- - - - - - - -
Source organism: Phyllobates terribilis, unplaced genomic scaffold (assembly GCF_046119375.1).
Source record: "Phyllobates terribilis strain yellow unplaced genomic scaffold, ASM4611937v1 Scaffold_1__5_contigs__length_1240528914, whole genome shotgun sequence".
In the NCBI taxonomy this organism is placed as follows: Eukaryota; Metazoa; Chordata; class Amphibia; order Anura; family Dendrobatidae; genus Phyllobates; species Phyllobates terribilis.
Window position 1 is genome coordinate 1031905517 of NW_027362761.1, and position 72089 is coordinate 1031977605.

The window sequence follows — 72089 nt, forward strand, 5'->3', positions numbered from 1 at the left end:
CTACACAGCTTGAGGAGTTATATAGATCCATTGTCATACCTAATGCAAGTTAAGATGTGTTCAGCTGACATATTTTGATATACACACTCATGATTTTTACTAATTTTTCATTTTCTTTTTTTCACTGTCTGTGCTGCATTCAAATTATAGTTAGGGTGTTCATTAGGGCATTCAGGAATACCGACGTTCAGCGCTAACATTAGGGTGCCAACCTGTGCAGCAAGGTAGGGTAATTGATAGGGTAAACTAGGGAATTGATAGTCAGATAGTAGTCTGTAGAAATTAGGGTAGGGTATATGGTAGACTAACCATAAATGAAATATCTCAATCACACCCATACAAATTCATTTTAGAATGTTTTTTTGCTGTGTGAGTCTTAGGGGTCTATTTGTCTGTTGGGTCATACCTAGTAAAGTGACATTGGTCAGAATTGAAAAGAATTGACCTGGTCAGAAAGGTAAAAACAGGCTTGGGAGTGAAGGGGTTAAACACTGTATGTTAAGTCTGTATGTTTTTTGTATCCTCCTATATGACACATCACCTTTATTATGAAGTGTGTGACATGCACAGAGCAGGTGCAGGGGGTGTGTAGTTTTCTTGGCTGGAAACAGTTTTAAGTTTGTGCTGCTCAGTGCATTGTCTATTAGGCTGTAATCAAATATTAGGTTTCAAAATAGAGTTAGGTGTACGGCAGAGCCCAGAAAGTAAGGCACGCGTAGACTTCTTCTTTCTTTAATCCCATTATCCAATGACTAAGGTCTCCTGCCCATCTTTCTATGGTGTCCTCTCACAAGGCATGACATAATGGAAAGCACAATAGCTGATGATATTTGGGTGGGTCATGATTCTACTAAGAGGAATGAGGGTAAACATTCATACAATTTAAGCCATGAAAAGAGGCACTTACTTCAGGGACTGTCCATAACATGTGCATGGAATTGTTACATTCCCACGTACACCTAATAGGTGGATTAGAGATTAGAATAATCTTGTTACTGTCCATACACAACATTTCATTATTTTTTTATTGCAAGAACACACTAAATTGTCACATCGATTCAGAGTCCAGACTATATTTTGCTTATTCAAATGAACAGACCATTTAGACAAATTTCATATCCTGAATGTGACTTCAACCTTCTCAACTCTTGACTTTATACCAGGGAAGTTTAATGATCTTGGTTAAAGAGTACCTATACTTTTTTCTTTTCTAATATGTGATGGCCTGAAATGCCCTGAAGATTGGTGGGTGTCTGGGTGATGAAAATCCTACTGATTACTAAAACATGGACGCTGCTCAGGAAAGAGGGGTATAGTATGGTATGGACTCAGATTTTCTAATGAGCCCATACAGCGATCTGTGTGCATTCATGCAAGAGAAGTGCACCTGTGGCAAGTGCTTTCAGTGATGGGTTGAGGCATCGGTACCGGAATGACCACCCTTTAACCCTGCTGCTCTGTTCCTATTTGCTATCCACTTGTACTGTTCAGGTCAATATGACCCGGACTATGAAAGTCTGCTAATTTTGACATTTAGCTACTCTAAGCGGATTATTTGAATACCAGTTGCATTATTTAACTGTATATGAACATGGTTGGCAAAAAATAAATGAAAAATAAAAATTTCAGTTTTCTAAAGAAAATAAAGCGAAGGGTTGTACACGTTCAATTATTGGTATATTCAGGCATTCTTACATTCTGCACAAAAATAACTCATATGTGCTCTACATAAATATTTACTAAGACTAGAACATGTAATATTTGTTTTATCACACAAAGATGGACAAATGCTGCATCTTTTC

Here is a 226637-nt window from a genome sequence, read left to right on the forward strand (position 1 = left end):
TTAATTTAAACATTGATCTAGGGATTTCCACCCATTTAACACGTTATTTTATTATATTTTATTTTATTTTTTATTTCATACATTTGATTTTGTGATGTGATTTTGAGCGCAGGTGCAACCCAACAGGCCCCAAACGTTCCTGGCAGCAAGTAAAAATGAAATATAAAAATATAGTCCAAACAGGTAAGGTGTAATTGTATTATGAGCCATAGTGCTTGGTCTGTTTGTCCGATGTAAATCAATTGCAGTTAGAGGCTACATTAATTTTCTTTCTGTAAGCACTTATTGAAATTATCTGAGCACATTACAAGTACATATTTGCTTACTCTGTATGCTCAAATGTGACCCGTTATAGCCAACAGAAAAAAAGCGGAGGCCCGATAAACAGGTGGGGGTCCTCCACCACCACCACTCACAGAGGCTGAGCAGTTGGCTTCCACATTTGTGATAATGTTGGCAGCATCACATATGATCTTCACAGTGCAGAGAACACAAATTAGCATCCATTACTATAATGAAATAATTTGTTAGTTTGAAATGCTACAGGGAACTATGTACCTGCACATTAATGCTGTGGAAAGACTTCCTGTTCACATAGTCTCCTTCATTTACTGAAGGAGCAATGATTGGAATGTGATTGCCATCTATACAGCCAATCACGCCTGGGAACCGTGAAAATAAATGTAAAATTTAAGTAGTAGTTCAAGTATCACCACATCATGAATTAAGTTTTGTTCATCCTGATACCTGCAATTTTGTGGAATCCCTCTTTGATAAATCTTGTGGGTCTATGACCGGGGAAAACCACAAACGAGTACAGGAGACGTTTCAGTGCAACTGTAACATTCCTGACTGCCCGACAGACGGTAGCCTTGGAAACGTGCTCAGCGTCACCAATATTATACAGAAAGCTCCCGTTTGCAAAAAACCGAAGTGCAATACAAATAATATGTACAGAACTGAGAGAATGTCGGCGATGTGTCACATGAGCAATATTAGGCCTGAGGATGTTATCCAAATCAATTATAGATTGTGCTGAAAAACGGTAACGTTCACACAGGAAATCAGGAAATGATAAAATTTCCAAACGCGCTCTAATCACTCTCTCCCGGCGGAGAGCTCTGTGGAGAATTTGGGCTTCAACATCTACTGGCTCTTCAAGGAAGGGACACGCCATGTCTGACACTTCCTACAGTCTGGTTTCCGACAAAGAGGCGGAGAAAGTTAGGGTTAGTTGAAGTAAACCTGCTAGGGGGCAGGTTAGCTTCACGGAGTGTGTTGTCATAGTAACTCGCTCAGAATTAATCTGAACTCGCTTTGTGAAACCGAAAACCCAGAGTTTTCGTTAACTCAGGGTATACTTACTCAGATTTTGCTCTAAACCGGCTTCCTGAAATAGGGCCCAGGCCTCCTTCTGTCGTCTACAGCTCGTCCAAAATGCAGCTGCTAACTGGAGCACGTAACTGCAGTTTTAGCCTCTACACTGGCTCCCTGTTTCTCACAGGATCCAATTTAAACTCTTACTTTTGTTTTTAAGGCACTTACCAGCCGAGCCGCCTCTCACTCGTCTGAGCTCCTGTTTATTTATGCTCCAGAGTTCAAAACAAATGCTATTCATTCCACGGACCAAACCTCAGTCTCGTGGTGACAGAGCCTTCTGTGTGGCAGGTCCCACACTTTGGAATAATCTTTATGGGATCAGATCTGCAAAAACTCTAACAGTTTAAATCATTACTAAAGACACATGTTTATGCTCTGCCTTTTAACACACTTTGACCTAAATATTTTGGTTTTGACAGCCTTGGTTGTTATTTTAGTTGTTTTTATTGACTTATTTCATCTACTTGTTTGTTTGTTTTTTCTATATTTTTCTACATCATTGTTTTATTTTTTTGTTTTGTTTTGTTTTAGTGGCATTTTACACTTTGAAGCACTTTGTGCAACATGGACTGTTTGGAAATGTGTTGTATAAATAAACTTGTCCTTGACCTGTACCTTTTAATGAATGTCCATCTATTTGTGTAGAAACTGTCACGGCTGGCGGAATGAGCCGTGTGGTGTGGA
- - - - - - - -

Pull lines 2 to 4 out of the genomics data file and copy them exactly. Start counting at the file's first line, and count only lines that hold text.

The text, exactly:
Source record: "Phyllobates terribilis strain yellow unplaced genomic scaffold, ASM4611937v1 Scaffold_1__5_contigs__length_1240528914, whole genome shotgun sequence".
In the NCBI taxonomy this organism is placed as follows: Eukaryota; Metazoa; Chordata; class Amphibia; order Anura; family Dendrobatidae; genus Phyllobates; species Phyllobates terribilis.
Window position 1 is genome coordinate 1031905517 of NW_027362761.1, and position 72089 is coordinate 1031977605.